Extensive wind-tunnel tests
Early on in the development of the aerodynamics for the new 911 RSR, computer simulations CFD (Computational Fluid Dynamics) were carried out. These trials offered the chance to evaluate certain concepts and components without having to actually build a model. Following this, the concepts under consideration were tested in the model wind tunnel, in real airflow. After the model wind-tunnel trials, 80 per cent of the car was completed. The next step for the last 20 per cent was then to go testing in the large Weissach wind tunnel with a running belt. This simulates a race track almost identically as it can replicate entire corners to see how the car will behave on actual race tracks. These discoveries are then fed back into the computer simulation, with the help of which, for example, one can very accurately predict lap times that the car would normally clock on the race track.
The new 911 RSR’s serviceability was significantly improved. Changes to the suspension setup can now be performed much more quickly and easily, and, if necessary, entire elements of the carbon-fibre body can be exchanged completely in a very short time thanks to cleverly-devised quick-release fasteners. A door, for example, can be replaced within 15 seconds, and a front bumper with underbody can be swapped out in less than one minute.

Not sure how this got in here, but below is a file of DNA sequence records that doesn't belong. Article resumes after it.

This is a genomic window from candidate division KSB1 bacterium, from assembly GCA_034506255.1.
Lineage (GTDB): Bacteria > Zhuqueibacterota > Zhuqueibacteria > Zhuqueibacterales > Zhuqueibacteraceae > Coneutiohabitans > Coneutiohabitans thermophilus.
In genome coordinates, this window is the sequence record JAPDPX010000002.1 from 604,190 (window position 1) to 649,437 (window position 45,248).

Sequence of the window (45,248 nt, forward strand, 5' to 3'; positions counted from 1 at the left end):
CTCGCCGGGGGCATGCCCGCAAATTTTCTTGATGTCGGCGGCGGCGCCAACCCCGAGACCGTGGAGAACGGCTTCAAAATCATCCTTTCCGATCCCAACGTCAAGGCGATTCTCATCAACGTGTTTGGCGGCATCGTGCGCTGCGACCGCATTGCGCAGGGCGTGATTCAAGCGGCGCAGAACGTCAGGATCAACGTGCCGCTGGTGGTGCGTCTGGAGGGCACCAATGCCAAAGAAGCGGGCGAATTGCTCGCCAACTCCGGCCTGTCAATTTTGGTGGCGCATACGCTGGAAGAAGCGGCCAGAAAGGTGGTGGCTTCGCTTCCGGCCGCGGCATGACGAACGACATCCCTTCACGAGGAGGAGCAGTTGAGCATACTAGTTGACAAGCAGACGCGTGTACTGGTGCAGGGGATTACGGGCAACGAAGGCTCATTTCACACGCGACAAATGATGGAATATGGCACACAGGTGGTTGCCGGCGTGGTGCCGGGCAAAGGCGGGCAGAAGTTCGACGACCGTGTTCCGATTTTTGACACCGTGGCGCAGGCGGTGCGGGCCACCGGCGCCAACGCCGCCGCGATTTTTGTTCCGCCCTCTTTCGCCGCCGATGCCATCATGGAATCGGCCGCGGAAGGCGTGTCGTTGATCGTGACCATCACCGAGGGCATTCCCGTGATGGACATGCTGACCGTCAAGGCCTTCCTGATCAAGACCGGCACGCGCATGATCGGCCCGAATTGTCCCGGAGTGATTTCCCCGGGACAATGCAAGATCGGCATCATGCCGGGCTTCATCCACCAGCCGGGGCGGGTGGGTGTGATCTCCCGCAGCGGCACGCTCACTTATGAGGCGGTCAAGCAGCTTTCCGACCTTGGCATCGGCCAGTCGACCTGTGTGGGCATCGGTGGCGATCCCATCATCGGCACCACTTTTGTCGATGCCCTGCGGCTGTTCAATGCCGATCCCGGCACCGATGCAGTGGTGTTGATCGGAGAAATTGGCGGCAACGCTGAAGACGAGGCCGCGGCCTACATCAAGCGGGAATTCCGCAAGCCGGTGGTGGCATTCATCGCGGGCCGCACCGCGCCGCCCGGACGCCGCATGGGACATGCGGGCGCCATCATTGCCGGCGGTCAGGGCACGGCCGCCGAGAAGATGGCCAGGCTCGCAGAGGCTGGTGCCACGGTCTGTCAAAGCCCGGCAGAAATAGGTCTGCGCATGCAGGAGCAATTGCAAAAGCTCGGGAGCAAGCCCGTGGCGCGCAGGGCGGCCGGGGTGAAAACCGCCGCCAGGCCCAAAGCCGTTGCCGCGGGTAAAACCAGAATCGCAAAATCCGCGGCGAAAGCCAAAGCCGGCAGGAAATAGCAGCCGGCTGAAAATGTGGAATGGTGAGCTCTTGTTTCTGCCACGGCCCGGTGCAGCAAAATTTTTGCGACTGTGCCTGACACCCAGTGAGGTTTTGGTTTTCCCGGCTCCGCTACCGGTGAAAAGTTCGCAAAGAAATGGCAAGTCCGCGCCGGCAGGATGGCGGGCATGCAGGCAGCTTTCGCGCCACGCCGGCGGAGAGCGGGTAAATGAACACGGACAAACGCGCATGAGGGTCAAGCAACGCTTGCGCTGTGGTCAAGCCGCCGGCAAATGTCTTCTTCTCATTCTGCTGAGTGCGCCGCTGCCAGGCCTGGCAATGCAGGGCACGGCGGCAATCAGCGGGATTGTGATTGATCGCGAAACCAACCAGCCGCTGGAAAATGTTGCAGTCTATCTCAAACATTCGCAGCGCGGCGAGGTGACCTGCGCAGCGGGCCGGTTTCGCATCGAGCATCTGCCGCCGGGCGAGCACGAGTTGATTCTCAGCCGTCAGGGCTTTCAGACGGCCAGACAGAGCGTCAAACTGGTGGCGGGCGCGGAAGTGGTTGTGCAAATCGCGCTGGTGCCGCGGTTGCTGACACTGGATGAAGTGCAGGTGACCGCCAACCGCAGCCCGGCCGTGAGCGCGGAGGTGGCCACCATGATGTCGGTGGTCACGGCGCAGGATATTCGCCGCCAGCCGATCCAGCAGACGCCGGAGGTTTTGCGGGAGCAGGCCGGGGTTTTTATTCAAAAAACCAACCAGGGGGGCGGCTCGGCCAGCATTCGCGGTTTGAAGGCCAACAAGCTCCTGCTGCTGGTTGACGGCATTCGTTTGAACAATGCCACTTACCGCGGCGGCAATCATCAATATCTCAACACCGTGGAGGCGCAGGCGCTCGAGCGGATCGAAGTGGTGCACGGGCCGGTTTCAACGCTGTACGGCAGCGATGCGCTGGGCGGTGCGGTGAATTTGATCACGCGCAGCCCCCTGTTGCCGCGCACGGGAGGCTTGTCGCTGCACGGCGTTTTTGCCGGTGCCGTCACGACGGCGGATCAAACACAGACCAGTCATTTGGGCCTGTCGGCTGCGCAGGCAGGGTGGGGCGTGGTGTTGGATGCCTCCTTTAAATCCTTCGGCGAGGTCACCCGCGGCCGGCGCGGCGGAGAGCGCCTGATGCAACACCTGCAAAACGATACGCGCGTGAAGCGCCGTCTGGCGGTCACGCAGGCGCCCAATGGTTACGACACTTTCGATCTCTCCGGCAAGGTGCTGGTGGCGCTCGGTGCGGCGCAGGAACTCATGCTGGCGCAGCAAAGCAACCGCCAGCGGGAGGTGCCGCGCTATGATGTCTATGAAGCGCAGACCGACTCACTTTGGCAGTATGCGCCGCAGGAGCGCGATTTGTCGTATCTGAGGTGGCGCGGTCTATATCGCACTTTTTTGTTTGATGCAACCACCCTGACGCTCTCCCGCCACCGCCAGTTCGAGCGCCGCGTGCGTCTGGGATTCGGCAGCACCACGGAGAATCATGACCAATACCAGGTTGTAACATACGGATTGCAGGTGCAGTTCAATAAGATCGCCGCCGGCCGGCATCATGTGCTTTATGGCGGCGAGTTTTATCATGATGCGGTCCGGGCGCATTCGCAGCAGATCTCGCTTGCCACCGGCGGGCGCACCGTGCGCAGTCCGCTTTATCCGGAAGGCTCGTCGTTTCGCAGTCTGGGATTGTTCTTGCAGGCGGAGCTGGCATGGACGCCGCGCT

The new 911 RSR is the first Porsche GT race car to be fitted with state-of-the-art assistance systems. Thanks to a radar-supported collision warning system, the so-called Collision Avoidance System, drivers, who are constantly being overtaken by more powerful and faster prototypes, enjoy a better view to the rear. On a monitor in the cockpit, arrows indicate if vehicles are following directly behind. Depending on the colour of the arrows, the driver can tell whether the trailing car is gaining or falling back. Not only does this system work in fair weather, but also in rain, fog and at night. A new safety cage and a new, rigidly-mounted racing seat further enhance driver safety.